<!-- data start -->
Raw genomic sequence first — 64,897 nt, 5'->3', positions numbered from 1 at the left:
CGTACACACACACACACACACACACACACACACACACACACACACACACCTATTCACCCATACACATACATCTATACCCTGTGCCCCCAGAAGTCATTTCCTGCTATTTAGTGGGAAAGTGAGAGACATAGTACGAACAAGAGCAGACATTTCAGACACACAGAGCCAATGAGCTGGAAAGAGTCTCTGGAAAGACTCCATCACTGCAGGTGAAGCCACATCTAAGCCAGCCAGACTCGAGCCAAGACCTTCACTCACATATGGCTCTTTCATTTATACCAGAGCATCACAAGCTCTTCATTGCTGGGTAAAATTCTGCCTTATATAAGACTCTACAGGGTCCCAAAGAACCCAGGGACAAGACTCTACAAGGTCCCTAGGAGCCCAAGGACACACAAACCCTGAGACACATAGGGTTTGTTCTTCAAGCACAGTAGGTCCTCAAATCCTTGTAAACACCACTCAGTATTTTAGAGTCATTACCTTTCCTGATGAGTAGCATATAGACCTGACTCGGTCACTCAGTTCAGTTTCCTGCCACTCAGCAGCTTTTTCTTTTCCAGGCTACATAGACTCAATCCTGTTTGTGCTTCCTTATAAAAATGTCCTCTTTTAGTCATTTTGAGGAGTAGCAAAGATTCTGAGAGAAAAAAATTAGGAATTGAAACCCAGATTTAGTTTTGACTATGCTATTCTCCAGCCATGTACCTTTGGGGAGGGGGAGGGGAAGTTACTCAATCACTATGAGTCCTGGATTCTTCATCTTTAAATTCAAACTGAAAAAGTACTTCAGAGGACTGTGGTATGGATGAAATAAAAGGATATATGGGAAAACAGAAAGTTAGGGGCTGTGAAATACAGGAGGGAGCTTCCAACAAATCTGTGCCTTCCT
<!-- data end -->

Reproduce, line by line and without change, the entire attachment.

Raw genomic sequence first — 64,897 nt, 5'->3', positions numbered from 1 at the left:
CGTACACACACACACACACACACACACACACACACACACACACACACACCTATTCACCCATACACATACATCTATACCCTGTGCCCCCAGAAGTCATTTCCTGCTATTTAGTGGGAAAGTGAGAGACATAGTACGAACAAGAGCAGACATTTCAGACACACAGAGCCAATGAGCTGGAAAGAGTCTCTGGAAAGACTCCATCACTGCAGGTGAAGCCACATCTAAGCCAGCCAGACTCGAGCCAAGACCTTCACTCACATATGGCTCTTTCATTTATACCAGAGCATCACAAGCTCTTCATTGCTGGGTAAAATTCTGCCTTATATAAGACTCTACAGGGTCCCAAAGAACCCAGGGACAAGACTCTACAAGGTCCCTAGGAGCCCAAGGACACACAAACCCTGAGACACATAGGGTTTGTTCTTCAAGCACAGTAGGTCCTCAAATCCTTGTAAACACCACTCAGTATTTTAGAGTCATTACCTTTCCTGATGAGTAGCATATAGACCTGACTCGGTCACTCAGTTCAGTTTCCTGCCACTCAGCAGCTTTTTCTTTTCCAGGCTACATAGACTCAATCCTGTTTGTGCTTCCTTATAAAAATGTCCTCTTTTAGTCATTTTGAGGAGTAGCAAAGATTCTGAGAGAAAAAAATTAGGAATTGAAACCCAGATTTAGTTTTGACTATGCTATTCTCCAGCCATGTACCTTTGGGGAGGGGGAGGGGAAGTTACTCAATCACTATGAGTCCTGGATTCTTCATCTTTAAATTCAAACTGAAAAAGTACTTCAGAGGACTGTGGTATGGATGAAATAAAAGGATATATGGGAAAACAGAAAGTTAGGGGCTGTGAAATACAGGAGGGAGCTTCCAACAAATCTGTGCCTTCCT